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Nurses who love children

Health-care providers in Tri-state schools are a busy lot

Health-care providers in Tri-state schools are a busy lot

October 27, 2003|by MARLO BARNHART

marlob@herald-mail.com

On the shelf behind Marsha Spickler's desk at Opequon Elementary School in Martinsburg, W.Va., there are a stuffed doll and five stuffed bears, all depicting nurses.

The doll and the bears are sitting, something Spickler rarely gets to do as coordinator of school nurses for Berkeley County, W.Va., schools.

"There are nine of us and we all travel to different schools," Spickler said.

With a school population of 14,228 in 27 schools, that makes the ratio 1,580 youngsters to one nurse.

Spickler said she would recommend the job to any nurse who loves children.

"That is an absolute must, so I recommend no one apply just because they want school hours," she said.

Throughout the Tri-State area, school nurses are a vital part of schools. They work to prevent illness and injuries, handle them when they occur and provide medical attention to students with chronic health problems.

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In Jefferson County, W.Va., schools, one part-time nurse and seven full-time nurses cover two schools.

"They do screenings, preventive health education and home visits, as well as coordinating medications," said Randi Hulse, the Jefferson County school nurse supervisor. "In the 2002-2003 school year, we handled 9,404 health visits."

Hulse said the county's school nurse program, begun in 2000, has been strongly supported by R. Steven Nichols, Jefferson County superintendent of schools.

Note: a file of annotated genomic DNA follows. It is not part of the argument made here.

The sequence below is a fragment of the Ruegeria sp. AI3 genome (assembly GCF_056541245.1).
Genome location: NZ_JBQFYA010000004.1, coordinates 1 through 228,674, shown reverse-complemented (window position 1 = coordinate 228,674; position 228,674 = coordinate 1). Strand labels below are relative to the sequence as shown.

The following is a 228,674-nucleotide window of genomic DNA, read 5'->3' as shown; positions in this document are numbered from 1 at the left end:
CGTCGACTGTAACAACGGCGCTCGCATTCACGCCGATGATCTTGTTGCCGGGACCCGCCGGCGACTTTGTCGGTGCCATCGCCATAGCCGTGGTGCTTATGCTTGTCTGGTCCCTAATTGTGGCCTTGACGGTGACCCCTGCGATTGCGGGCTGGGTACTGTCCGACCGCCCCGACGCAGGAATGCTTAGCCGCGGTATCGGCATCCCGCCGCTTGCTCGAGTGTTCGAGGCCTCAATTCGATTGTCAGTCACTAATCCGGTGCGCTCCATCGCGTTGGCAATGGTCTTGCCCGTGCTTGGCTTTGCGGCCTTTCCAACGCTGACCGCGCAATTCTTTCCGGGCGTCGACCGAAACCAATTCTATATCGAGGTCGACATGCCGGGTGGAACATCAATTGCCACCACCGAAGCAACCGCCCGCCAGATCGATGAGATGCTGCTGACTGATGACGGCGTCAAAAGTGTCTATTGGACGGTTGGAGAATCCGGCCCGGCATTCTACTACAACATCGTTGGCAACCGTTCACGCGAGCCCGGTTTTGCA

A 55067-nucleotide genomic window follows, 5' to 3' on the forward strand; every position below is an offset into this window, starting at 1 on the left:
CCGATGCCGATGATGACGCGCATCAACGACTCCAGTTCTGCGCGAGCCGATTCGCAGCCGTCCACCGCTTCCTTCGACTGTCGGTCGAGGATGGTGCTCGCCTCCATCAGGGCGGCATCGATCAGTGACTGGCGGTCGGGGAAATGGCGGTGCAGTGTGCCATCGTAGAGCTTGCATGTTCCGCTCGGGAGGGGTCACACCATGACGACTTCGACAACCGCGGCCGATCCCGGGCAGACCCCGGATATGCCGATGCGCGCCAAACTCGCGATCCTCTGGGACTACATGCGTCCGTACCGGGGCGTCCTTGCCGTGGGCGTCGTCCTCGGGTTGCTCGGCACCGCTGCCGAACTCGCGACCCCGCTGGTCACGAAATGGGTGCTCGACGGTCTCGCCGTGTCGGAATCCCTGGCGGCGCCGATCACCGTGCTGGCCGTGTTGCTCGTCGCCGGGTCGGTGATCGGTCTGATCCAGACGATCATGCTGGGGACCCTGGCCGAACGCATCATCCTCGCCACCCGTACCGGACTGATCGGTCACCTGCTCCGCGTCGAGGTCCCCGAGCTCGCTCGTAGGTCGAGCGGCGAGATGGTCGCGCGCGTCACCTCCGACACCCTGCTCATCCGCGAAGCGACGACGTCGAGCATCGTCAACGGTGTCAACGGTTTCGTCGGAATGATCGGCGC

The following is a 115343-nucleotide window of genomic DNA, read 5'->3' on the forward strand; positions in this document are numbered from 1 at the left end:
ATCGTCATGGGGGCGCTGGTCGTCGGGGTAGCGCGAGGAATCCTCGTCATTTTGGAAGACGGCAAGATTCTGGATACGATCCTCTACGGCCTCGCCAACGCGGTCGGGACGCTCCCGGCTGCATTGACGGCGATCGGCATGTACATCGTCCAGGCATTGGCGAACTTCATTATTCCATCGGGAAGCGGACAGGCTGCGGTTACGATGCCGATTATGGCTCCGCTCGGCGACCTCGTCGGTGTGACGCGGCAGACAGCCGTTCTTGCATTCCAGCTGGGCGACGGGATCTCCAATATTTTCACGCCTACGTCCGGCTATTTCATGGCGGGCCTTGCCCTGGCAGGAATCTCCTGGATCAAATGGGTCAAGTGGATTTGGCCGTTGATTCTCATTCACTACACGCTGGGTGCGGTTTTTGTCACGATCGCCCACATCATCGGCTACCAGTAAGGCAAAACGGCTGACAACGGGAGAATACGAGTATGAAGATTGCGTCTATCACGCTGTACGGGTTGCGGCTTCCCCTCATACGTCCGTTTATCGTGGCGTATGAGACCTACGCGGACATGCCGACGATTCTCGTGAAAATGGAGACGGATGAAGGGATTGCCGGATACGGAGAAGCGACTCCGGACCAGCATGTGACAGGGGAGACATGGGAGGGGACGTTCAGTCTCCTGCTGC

"It is a wonderfully comprehensive school-health program that serves our kids well," Hulse said.

Before Spickler was hired by the school system in 1975, the Berkeley County Health Department covered the county's schools on an as-needed basis, she said. She worked with health department nurses in the schools until 1985, when a second school nurse was hired.

"Many of our school nurses don't have offices in their home school," Spickler said. "They find a small nook to work in and keep their stuff in the trunks of their vehicles."

Spickler said she is happy with the support the program gets.

"Berkeley County School Superintendent Manny Arvon has talked with all the school nurses and pledged his support," she said.

Washington County Public Schools doesn't have an in-house school nurse program. Nurse duties are handled through the county health department and administered by Melinda Malott, school health program manager.

"We have 15 registered nurses, including me and three licensed practical nurses, who are assigned to between two and five schools, depending on size of the school and distances," Malott said. "They are very busy."

The bulk of their duties involve students with special medical needs, Malott said.

At the beginning of each school year, a nurse works out care plans with students, their families and doctors.

There are health assistants in each of the 43 schools in Washington County, Malott said. Some are trained to dispense medications to students.

In the Chambersburg (Pa.) School District, there is one nurse in each of the 18 elementary schools, said Penny Shives, department chairwoman for school health services.

"We already had certified nurses in the three secondary schools," Shives said.

A certified nurse must be at least a licensed practical nurse. Many school nurses are registered nurses.

"This program has been a blessing for our students," Shives said. "The school nurses never have an idle moment."

The nurses' responsibilities include administering medications and insulin injections, and handling occasional emergencies. Some of those duties can be delegated to others who have been trained, but in many cases only a registered nurse or a parent legally can provide the care.

"One of our school nurses has six children in her three schools with diabetes," Spickler said.

Many school nurses in the Tri-State area provide preventive health-care instruction in elementary and middle schools. Subjects are varied to suit the age group. Most high schools also have health classes.

Personal hygiene practices such as brushing teeth, washing hands and checking for and preventing head lice also fall within the duties of school nurses.

Spickler, who has worked in operating and emergency rooms, has been a registered nurse for 29 years. She said there is something special about being a school nurse.

"All of our nurses are kind, loving people who have the students' best interests at heart," Spickler said. "I love what I do and want to come to work each day."

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